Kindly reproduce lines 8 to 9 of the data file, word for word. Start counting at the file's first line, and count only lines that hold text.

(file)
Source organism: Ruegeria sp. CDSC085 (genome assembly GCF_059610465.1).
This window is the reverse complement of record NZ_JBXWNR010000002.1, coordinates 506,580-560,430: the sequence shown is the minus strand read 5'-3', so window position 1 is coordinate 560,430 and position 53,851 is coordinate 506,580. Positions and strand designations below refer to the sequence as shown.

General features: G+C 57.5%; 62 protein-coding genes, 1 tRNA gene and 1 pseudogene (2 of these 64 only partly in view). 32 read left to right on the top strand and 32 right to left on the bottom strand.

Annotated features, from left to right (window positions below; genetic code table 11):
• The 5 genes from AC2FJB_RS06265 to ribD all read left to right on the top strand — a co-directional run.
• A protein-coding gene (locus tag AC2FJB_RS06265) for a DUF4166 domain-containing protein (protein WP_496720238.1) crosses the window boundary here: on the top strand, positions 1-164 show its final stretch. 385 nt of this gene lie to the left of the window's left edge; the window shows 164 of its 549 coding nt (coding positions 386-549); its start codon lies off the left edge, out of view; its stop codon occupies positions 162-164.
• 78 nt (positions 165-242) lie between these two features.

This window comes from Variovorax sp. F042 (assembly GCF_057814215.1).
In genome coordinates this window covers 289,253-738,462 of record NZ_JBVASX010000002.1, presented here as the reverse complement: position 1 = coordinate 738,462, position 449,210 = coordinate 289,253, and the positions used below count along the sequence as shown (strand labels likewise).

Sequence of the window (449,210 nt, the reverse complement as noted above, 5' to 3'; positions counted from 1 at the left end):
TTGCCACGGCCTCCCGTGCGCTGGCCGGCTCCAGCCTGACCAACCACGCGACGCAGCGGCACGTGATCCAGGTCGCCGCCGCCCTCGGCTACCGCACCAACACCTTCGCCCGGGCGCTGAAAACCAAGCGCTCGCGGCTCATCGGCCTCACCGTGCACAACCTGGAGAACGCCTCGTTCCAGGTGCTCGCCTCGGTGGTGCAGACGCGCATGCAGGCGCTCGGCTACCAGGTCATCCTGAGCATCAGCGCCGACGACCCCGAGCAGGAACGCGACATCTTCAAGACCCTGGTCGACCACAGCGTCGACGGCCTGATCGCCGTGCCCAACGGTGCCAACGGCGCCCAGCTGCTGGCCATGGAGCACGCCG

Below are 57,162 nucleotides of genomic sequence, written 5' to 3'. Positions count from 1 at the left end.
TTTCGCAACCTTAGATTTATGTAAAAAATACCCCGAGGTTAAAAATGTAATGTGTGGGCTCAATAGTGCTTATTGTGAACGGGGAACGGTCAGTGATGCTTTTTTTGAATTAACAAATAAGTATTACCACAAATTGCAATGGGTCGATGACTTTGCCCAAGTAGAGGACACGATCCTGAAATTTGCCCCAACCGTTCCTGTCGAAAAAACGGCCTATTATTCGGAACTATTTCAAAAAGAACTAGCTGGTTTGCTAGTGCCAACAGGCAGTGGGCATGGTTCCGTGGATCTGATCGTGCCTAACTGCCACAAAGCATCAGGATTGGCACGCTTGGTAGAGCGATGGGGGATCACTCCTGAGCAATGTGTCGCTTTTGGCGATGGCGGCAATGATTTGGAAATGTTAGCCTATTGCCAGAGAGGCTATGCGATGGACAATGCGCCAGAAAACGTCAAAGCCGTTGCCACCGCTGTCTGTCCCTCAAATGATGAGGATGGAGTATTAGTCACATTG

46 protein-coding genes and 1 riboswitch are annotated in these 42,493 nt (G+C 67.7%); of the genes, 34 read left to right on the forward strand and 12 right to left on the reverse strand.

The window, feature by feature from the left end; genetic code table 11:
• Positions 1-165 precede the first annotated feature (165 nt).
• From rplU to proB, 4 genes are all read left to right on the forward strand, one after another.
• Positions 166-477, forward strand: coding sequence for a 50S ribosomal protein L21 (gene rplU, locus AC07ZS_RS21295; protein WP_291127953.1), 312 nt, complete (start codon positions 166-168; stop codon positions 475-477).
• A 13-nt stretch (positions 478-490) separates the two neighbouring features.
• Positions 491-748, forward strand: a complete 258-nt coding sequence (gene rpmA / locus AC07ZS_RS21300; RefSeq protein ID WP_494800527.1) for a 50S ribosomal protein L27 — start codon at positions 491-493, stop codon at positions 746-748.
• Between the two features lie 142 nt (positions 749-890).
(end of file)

This window comes from Variovorax sp. F042 (assembly GCF_057814215.1).
In genome coordinates this window covers 289,253-738,462 of record NZ_JBVASX010000002.1, presented here as the reverse complement: position 1 = coordinate 738,462, position 449,210 = coordinate 289,253, and the positions used below count along the sequence as shown (strand labels likewise).